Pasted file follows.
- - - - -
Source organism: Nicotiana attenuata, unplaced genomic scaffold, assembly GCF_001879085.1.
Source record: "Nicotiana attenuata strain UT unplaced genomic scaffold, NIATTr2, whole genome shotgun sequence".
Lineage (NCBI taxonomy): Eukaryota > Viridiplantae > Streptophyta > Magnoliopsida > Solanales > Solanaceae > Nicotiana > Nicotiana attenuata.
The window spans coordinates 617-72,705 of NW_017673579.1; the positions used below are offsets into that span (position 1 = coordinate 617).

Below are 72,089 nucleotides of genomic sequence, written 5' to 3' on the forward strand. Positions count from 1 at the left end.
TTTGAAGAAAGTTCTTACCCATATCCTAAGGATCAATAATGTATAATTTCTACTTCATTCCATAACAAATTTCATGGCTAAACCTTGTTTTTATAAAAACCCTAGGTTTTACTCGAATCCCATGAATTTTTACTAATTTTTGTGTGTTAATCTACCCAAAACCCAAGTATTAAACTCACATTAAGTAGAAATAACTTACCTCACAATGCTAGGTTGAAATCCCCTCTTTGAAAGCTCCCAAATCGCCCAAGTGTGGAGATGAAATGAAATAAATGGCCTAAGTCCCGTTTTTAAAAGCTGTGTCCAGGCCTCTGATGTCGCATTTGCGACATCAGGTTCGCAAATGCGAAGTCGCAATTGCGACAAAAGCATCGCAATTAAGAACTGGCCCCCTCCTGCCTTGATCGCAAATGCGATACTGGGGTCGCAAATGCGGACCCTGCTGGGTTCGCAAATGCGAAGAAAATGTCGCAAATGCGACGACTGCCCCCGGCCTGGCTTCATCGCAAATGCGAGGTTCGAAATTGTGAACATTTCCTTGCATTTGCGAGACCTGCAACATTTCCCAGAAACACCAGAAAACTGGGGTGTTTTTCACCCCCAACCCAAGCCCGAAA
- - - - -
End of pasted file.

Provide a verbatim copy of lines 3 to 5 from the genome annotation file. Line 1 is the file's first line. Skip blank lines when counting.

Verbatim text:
Lineage (NCBI taxonomy): Eukaryota > Viridiplantae > Streptophyta > Magnoliopsida > Solanales > Solanaceae > Nicotiana > Nicotiana attenuata.
The window spans coordinates 617-72,705 of NW_017673579.1; the positions used below are offsets into that span (position 1 = coordinate 617).

Below are 72,089 nucleotides of genomic sequence, written 5' to 3' on the forward strand. Positions count from 1 at the left end.